Jones, 25, made his Major League debut with Boston in 2009 and appeared in 11 games in relief. The left-hander posted a 9.24 ERA (13 ER/12.2 IP) with the Red Sox, compiling nine strikeouts. In 36 relief outings with Triple-A Pawtucket, he was 4-3 with two saves and a 4.25 ERA (25 ER/53.0 IP). Signed by the Red Sox as a non-drafted free agent on July 23, 2005, Jones went 22-14 with 22 saves and a 3.09 ERA (116 ER/338.0 IP) in 178 career minor league games (six starts) in the Boston organization.
The 20-year-old Alvarez combined to go 9-4 with a 2.26 ERA (27 ER/107.2 IP) and 74 strikeouts compared to 16 walks in 26 games (12 starts) between Single-A Salem and Short-A Lowell in 2009. He led the New York-Penn League with a 1.52 ERA (14 ER/83.0 IP) while recording eight wins over 14 outings (12 starts) with Lowell. Signed by the Red Sox as a non-drafted free agent on July 2, 2005, the left-hander has compiled a 23-15 record and a 3.21 ERA (116 ER/325.2 IP) in 76 career minor league appearances (48 starts) in the Red Sox system.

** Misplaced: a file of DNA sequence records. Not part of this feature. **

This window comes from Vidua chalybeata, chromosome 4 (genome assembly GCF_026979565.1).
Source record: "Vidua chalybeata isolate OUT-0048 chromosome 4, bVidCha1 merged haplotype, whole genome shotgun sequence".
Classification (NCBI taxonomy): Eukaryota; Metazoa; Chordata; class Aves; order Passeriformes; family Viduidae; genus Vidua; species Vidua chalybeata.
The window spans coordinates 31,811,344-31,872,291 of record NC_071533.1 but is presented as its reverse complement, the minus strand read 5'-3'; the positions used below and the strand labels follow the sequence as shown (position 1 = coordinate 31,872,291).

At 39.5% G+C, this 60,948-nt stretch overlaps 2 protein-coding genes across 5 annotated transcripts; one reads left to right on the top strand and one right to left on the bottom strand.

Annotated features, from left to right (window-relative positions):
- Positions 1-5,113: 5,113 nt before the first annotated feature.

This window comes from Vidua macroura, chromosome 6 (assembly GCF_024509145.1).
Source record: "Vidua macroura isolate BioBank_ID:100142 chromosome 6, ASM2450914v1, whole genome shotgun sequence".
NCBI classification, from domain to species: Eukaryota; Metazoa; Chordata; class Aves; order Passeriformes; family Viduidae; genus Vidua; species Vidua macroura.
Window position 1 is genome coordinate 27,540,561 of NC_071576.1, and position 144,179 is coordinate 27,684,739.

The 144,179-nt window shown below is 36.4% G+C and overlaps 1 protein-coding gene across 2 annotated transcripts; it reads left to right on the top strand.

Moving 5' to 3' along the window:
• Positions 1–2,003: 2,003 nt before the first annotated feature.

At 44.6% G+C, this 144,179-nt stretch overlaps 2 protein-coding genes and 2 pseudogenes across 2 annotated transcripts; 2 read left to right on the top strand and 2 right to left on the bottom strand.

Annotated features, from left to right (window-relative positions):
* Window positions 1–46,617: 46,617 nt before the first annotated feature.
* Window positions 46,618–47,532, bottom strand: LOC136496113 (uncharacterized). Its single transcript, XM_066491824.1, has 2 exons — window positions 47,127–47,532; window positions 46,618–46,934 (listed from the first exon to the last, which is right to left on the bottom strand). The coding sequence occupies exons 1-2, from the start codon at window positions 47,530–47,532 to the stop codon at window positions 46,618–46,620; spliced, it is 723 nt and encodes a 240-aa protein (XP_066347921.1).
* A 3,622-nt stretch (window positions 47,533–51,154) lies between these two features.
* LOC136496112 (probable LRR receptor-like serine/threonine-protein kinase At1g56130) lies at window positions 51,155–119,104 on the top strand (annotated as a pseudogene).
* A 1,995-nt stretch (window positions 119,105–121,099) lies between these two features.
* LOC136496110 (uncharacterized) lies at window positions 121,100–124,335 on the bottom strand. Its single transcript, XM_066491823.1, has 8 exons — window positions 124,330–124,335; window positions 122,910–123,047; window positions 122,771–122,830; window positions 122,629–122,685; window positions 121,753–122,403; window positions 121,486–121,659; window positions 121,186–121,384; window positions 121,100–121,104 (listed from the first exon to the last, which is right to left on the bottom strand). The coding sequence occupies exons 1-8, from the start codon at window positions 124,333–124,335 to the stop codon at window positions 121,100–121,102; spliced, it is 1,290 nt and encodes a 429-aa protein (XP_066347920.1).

The trading of Hermida comes as no shock. During Hermida's time with the Marlins he never lived up to what he was anticipated to be as a player. At one time Hermida was considered the second best prospect in all of baseball, however that didn't blossom the way the Marlins hoped it would. But being ranked as the second best prospect in baseball always means you have trade value because there is always some club, somewhere, who will be willing to take the chance that you are a late bloomer. And maybe that is the case, who knows. We will see.
This leaves the right field door wide open and the Marlins have more than enough quality outfielders to fill the bill. On the surface this is good news for the prospects of the Marlins retaining the services of Cody Ross.
More on this later, since to be honest, I need to look up the new guys.